What does John 19:15 mean?
ESV: They cried out, “Away with him, away with him, crucify him!” Pilate said to them, “Shall I crucify your King?” The chief priests answered, “We have no king but Caesar.”
NIV: But they shouted, 'Take him away! Take him away! Crucify him!' 'Shall I crucify your king?' Pilate asked. 'We have no king but Caesar,' the chief priests answered.
NASB: So they shouted, 'Away with Him, away with Him, crucify Him!' Pilate *said to them, 'Shall I crucify your King?' The chief priests answered, 'We have no king except Caesar.'
CSB: They shouted, "Take him away! Take him away! Crucify him! "Pilate said to them, "Should I crucify your king? ""We have no king but Caesar! " the chief priests answered.
NLT: Away with him,' they yelled. 'Away with him! Crucify him!' 'What? Crucify your king?' Pilate asked. 'We have no king but Caesar,' the leading priests shouted back.
KJV: But they cried out, Away with him, away with him, crucify him. Pilate saith unto them, Shall I crucify your King? The chief priests answered, We have no king but Caesar.
Verse Commentary:
Though he knew Jesus was innocent (Matthew 27:18; John 18:36–38), Pilate had Him brutally whipped and humiliated, seeking to satisfy the mob's blood lust (John 19:1–4). That did not work; the crowd demanded Jesus suffer the most agonizing, shameful death possible (John 19:5–7). When the crowd feigned loyalty to Rome (John 19:12) and threatened to riot (Matthew 27:24), Pilate brought Jesus to the place of judgment. There, he also put on a show, as if he were in control of the situation (John 19:11). This posturing included acting as if he was in possession of Israel's "King," a title which this crowd had not applied to Jesus.

Here, the crowd repeats their vicious demands, and Pilate duplicates the mocking claim that he's passing judgment on the King of Israel. Coming from the governor, it's a way to deflect from the fact that he's been outmaneuvered. He will attempt to reinterpret this result as a strong Roman governor, cracking down on a rebellious Jewish people, by crucifying their purported king.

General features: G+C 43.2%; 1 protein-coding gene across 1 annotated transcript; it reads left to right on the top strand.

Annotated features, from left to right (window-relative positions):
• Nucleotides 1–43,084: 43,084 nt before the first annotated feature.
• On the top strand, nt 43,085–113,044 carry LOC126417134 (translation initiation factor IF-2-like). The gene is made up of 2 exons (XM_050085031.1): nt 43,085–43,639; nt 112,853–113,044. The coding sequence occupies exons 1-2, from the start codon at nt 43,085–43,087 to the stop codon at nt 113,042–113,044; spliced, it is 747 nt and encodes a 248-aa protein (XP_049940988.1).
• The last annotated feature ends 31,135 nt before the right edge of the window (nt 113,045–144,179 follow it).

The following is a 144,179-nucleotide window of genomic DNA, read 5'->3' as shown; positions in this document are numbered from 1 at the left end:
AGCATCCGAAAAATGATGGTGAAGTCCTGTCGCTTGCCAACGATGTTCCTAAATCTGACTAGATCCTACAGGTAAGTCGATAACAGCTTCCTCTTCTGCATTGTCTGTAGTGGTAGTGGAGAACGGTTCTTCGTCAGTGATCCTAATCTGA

Jesus' enemies, for their part, cynically claim loyalty to the Roman Empire. The irony of this moment is heartbreaking: God sent His own Son to His chosen people. Those people are now demanding an earthly power murder this Messiah, as they proclaim their submission to men, rather than to God. The descendants of Abraham are shouting their praise for a pagan, ungodly empire and encouraging the death of their rightful King.
Verse Context:
John 19:1–16 continues Jesus' interrogation by the Roman governor, Pilate. Pilate has already recognized Jesus' innocence and continues to look for ways to release Him without an execution. Religious leaders refuse this, using the threat of a riot to coerce the governor. Eventually, Pilate gives in and orders Jesus to be crucified. Parallel accounts are found in Matthew 27:24–30, Mark 15:12–15, and Luke 23:20–25.
Chapter Summary:
Pilate recognizes Jesus' innocence, but fears the mob assembled by Jewish religious leaders. He attempts to satisfy them by having Jesus viciously whipped and mocked. This only results in more cries for Jesus' death. The governor then shifts to protect his own reputation, ordering Jesus to be crucified on a charge of being "King of the Jews." John is directly present as Jesus is executed. He notes the fulfillment of several prophecies as Jesus dies. Once He is confirmed to be dead, Jesus' body is taken by two friendly members of the ruling council. They hastily bury Him in the borrowed crypt of a rich man.
Chapter Context:
When Jesus was first brought to Pilate, His innocence was obvious (John 18:36–38). However, the mob refuses to be satisfied with anything less than crucifixion. Pilate gives in to these demands. John, who is present for the entire gory spectacle, notes several instances of fulfilled prophecy (Psalm 22:18; Psalm 69:21; Exodus 12:46; Zechariah 12:10). Jesus is then buried in the borrowed tomb of a rich man (Isaiah 53:9) to complete yet another Old Testament prediction. A guard will be posted to ensure no one steals the body (Matthew 27:62–68), which will only serve to confirm that Jesus' eventual resurrection was a true miracle (John 20:1–8).
Book Summary:
The gospel of John was written by the disciple John, decades later than the gospels of Matthew, Mark, and Luke. The author assumes that a reader is already familiar with the content of these other works. So, John presents a different perspective, with a greater emphasis on meaning. John uses seven miracles—which he calls “signs”—in order to prove that Jesus is, in fact, God incarnate. Some of the most well-known verses in all of the Bible are found here. None is more famous than the one-sentence summary of the gospel found in John 3:16.
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